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Publication numberUS6136030 A
Publication typeGrant
Application numberUS 09/228,933
Publication dateOct 24, 2000
Filing dateJan 12, 1999
Priority dateJan 12, 1999
Fee statusPaid
Publication number09228933, 228933, US 6136030 A, US 6136030A, US-A-6136030, US6136030 A, US6136030A
InventorsFeng-Huei Lin, Chun-Jen Liao
Original AssigneePurzer Pharmaceutical Co., Ltd.
Export CitationBiBTeX, EndNote, RefMan
External Links: USPTO, USPTO Assignment, Espacenet
Process for preparing porous bioceramic materials
US 6136030 A
Abstract
A process for preparing porous bioceramic materials includes the following steps: (a) using the cancellous bone of animals, (b) removing organic substances in the cancellous bone by thermal processing to obtain de-organic cancellous bone, (c) soaking the de-organic cancellous bone in a solution of phosphate salts, and (d) obtaining porous bioceramic materials by sintering up to 900 C. or higher after dehydration. The porous bioceramic materials of the present invention are suitable for use as filling materials for bone defect.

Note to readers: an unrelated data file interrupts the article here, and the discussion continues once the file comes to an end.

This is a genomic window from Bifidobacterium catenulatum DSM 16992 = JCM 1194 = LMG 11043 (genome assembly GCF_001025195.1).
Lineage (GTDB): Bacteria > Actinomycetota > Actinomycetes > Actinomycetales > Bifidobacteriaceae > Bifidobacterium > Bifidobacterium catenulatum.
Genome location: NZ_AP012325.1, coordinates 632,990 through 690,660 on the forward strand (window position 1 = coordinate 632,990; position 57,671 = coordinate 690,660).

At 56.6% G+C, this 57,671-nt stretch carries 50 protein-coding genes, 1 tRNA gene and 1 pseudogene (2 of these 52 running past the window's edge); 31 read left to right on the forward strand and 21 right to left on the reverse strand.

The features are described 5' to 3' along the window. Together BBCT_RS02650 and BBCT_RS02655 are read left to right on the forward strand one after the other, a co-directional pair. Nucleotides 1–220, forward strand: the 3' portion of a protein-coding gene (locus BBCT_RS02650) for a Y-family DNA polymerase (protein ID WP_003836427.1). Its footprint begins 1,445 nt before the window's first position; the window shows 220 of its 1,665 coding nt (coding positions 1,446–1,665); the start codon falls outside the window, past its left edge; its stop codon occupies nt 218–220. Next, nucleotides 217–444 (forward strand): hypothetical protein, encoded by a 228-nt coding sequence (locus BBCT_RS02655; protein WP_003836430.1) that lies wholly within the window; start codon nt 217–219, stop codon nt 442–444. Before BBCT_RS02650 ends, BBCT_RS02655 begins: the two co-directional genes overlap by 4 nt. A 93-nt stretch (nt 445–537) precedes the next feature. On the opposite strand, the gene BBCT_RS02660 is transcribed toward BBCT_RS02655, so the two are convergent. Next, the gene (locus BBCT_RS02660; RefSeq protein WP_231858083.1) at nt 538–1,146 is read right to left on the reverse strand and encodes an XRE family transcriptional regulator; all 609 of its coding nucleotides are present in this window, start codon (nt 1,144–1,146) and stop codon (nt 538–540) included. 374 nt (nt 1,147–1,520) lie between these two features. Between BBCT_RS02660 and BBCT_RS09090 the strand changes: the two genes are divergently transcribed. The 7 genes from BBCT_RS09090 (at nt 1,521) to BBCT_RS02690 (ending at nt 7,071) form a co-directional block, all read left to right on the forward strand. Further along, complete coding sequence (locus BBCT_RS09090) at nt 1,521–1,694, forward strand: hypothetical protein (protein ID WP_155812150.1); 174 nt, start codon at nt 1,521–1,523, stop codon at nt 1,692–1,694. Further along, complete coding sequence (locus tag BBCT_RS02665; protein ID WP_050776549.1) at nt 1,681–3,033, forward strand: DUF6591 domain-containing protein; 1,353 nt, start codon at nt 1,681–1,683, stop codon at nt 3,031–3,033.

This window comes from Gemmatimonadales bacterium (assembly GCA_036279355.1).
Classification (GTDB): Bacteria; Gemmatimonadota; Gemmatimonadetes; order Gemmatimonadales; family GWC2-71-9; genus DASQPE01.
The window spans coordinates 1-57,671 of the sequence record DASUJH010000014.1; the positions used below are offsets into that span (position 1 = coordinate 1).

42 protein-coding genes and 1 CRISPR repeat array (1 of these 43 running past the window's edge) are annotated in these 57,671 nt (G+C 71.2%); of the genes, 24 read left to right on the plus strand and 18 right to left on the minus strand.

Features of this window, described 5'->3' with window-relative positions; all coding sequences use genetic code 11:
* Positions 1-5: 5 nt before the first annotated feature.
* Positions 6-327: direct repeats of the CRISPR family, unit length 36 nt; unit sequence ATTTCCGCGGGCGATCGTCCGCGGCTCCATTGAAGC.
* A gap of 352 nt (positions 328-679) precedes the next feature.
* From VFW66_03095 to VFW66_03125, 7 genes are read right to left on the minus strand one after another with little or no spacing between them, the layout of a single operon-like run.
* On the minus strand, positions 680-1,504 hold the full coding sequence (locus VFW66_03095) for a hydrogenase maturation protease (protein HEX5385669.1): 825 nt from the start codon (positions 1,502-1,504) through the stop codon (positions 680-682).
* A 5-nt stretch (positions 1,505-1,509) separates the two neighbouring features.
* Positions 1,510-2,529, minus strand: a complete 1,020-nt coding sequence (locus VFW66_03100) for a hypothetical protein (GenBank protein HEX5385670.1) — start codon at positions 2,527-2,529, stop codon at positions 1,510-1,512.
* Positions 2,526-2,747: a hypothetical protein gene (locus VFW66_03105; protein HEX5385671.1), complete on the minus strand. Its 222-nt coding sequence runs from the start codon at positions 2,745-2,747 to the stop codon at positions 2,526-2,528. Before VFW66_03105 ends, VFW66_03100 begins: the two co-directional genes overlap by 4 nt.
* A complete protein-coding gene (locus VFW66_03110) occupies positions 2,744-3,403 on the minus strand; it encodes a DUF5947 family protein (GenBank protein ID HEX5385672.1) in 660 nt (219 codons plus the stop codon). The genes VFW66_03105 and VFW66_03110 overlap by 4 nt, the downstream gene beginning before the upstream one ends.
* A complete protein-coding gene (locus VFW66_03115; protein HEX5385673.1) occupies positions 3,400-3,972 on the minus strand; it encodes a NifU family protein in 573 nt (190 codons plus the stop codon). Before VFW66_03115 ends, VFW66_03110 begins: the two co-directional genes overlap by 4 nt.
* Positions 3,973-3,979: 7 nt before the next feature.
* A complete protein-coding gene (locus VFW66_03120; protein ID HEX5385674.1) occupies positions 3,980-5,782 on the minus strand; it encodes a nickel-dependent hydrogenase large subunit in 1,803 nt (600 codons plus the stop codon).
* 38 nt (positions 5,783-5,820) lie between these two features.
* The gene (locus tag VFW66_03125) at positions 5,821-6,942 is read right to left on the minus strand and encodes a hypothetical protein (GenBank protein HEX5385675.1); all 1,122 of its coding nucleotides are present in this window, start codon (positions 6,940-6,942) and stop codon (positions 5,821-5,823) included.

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Claims(12)
What is claimed is:
1. A process for preparing a porous bioceramic material comprising the steps of:
(a) using a cancellous bone of animal;
(b) removing organic substances in the cancellous bone by thermal processing to obtain a de-organic cancellous bone;
(c) soaking the de-organic cancellous bone in a solution of phosphate salts; and
(d) obtaining a porous bioceramic materials by sintering up to 900 C. or higher.
2. The process of claim 1, wherein the animal cancellous bone is a bovine cancellous bone.